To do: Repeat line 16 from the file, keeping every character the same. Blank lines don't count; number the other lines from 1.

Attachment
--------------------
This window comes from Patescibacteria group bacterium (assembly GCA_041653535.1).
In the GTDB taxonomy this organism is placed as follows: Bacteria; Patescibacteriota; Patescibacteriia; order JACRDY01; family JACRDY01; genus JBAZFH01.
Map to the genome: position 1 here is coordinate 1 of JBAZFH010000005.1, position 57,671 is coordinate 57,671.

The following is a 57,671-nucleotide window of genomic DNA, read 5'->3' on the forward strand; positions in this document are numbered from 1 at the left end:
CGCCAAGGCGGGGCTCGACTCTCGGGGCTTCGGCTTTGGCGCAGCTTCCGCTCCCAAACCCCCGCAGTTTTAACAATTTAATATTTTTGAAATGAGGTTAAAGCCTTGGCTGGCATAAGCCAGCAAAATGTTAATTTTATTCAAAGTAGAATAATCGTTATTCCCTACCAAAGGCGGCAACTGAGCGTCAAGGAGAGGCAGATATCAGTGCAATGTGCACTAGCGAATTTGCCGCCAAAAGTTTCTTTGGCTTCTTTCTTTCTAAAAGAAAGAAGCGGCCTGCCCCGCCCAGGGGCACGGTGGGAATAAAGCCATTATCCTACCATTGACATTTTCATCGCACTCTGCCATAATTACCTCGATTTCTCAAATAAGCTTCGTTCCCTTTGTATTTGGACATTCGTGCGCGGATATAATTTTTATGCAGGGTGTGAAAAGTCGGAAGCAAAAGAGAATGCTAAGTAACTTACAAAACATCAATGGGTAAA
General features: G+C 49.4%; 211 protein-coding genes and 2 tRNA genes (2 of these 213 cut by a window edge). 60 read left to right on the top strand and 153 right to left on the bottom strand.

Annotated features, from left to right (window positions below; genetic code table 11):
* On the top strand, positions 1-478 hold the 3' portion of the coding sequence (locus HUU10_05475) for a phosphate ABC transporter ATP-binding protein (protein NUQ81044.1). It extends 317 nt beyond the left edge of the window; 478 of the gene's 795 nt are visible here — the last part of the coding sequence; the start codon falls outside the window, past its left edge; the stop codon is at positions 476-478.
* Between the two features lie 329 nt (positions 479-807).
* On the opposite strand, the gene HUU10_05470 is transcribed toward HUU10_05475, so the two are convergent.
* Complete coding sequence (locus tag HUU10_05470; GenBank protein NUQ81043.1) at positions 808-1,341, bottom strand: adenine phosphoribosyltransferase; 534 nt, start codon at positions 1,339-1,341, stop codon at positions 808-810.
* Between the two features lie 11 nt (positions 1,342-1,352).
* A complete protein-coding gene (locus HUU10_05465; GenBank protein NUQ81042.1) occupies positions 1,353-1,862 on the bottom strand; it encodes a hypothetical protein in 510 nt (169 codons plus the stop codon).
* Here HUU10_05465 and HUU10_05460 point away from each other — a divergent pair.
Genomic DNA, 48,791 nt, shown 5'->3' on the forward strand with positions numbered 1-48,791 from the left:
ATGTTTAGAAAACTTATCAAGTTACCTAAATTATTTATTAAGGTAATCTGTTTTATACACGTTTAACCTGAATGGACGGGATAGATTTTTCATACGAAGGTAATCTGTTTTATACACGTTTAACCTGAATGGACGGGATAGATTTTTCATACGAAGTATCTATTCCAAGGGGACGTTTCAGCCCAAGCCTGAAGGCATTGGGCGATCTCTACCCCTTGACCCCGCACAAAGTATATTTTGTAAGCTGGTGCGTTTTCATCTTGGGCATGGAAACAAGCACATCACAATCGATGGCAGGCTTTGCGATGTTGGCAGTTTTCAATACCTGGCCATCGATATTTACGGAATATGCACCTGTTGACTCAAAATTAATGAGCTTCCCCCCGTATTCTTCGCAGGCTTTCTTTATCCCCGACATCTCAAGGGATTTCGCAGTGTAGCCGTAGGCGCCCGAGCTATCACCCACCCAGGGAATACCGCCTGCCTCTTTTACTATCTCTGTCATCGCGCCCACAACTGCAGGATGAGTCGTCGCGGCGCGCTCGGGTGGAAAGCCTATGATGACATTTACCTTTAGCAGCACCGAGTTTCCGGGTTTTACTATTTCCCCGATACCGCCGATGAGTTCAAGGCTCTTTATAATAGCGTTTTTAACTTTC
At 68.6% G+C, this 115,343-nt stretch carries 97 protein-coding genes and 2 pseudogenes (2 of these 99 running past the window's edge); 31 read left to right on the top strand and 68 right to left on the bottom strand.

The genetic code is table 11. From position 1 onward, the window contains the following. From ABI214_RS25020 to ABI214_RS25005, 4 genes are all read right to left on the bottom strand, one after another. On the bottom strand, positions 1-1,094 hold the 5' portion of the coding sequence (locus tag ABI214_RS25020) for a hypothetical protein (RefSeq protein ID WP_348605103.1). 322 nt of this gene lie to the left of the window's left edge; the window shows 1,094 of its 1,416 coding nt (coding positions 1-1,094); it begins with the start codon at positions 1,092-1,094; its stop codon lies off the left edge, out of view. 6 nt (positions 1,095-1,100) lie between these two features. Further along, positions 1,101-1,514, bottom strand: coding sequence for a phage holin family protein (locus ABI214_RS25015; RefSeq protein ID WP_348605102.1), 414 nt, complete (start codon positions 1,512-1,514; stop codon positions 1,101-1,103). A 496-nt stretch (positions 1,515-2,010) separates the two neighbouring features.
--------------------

ATGTTTAGAAAACTTATCAAGTTACCTAAATTATTTATTAAGGTAATCTGTTTTATACACGTTTAACCTGAATGGACGGGATAGATTTTTCATACGAAGGTAATCTGTTTTATACACGTTTAACCTGAATGGACGGGATAGATTTTTCATACGAAGTATCTATTCCAAGGGGACGTTTCAGCCCAAGCCTGAAGGCATTGGGCGATCTCTACCCCTTGACCCCGCACAAAGTATATTTTGTAAGCTGGTGCGTTTTCATCTTGGGCATGGAAACAAGCACATCACAATCGATGGCAGGCTTTGCGATGTTGGCAGTTTTCAATACCTGGCCATCGATATTTACGGAATATGCACCTGTTGACTCAAAATTAATGAGCTTCCCCCCGTATTCTTCGCAGGCTTTCTTTATCCCCGACATCTCAAGGGATTTCGCAGTGTAGCCGTAGGCGCCCGAGCTATCACCCACCCAGGGAATACCGCCTGCCTCTTTTACTATCTCTGTCATCGCGCCCACAACTGCAGGATGAGTCGTCGCGGCGCGCTCGGGTGGAAAGCCTATGATGACATTTACCTTTAGCAGCACCGAGTTTCCGGGTTTTACTATTTCCCCGATACCGCCGATGAGTTCAAGGCTCTTTATAATAGCGTTTTTAACTTTC